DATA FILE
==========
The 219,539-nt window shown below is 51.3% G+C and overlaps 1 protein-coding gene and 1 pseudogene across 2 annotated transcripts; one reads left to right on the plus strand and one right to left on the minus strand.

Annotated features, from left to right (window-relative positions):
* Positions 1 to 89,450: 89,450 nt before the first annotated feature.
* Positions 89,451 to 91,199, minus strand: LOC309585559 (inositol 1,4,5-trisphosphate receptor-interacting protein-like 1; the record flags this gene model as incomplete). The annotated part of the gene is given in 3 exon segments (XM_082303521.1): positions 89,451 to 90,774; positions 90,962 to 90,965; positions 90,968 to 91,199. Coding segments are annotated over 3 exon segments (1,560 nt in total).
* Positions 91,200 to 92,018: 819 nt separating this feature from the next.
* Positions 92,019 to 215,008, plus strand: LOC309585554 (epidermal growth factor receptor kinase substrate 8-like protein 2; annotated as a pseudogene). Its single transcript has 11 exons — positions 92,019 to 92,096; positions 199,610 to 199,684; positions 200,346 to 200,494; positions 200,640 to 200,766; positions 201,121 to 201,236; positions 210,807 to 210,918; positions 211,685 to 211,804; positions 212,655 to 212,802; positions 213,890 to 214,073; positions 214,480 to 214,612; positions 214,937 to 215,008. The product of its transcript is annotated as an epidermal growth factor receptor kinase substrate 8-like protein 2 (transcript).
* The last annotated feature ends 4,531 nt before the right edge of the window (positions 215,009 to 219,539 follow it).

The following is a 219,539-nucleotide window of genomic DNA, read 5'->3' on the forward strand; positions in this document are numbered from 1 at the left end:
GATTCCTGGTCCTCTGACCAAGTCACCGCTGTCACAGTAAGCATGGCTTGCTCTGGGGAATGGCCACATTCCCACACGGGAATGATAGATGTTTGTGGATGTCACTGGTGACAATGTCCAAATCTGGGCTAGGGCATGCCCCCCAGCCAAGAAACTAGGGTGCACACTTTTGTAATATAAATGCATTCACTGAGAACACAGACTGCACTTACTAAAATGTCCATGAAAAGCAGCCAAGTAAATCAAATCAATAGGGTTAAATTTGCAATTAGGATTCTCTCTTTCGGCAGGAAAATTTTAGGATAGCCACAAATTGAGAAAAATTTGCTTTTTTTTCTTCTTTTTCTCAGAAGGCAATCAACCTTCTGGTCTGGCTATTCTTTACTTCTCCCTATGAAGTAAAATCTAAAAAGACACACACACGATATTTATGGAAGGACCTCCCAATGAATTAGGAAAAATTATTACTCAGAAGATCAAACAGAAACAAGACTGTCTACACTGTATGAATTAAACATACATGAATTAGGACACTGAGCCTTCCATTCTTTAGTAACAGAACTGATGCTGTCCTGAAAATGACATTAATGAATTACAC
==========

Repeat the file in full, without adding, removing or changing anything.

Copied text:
The 219,539-nt window shown below is 51.3% G+C and overlaps 1 protein-coding gene and 1 pseudogene across 2 annotated transcripts; one reads left to right on the plus strand and one right to left on the minus strand.

Annotated features, from left to right (window-relative positions):
* Positions 1 to 89,450: 89,450 nt before the first annotated feature.
* Positions 89,451 to 91,199, minus strand: LOC309585559 (inositol 1,4,5-trisphosphate receptor-interacting protein-like 1; the record flags this gene model as incomplete). The annotated part of the gene is given in 3 exon segments (XM_082303521.1): positions 89,451 to 90,774; positions 90,962 to 90,965; positions 90,968 to 91,199. Coding segments are annotated over 3 exon segments (1,560 nt in total).
* Positions 91,200 to 92,018: 819 nt separating this feature from the next.
* Positions 92,019 to 215,008, plus strand: LOC309585554 (epidermal growth factor receptor kinase substrate 8-like protein 2; annotated as a pseudogene). Its single transcript has 11 exons — positions 92,019 to 92,096; positions 199,610 to 199,684; positions 200,346 to 200,494; positions 200,640 to 200,766; positions 201,121 to 201,236; positions 210,807 to 210,918; positions 211,685 to 211,804; positions 212,655 to 212,802; positions 213,890 to 214,073; positions 214,480 to 214,612; positions 214,937 to 215,008. The product of its transcript is annotated as an epidermal growth factor receptor kinase substrate 8-like protein 2 (transcript).
* The last annotated feature ends 4,531 nt before the right edge of the window (positions 215,009 to 219,539 follow it).

The following is a 219,539-nucleotide window of genomic DNA, read 5'->3' on the forward strand; positions in this document are numbered from 1 at the left end:
GATTCCTGGTCCTCTGACCAAGTCACCGCTGTCACAGTAAGCATGGCTTGCTCTGGGGAATGGCCACATTCCCACACGGGAATGATAGATGTTTGTGGATGTCACTGGTGACAATGTCCAAATCTGGGCTAGGGCATGCCCCCCAGCCAAGAAACTAGGGTGCACACTTTTGTAATATAAATGCATTCACTGAGAACACAGACTGCACTTACTAAAATGTCCATGAAAAGCAGCCAAGTAAATCAAATCAATAGGGTTAAATTTGCAATTAGGATTCTCTCTTTCGGCAGGAAAATTTTAGGATAGCCACAAATTGAGAAAAATTTGCTTTTTTTTCTTCTTTTTCTCAGAAGGCAATCAACCTTCTGGTCTGGCTATTCTTTACTTCTCCCTATGAAGTAAAATCTAAAAAGACACACACACGATATTTATGGAAGGACCTCCCAATGAATTAGGAAAAATTATTACTCAGAAGATCAAACAGAAACAAGACTGTCTACACTGTATGAATTAAACATACATGAATTAGGACACTGAGCCTTCCATTCTTTAGTAACAGAACTGATGCTGTCCTGAAAATGACATTAATGAATTACAC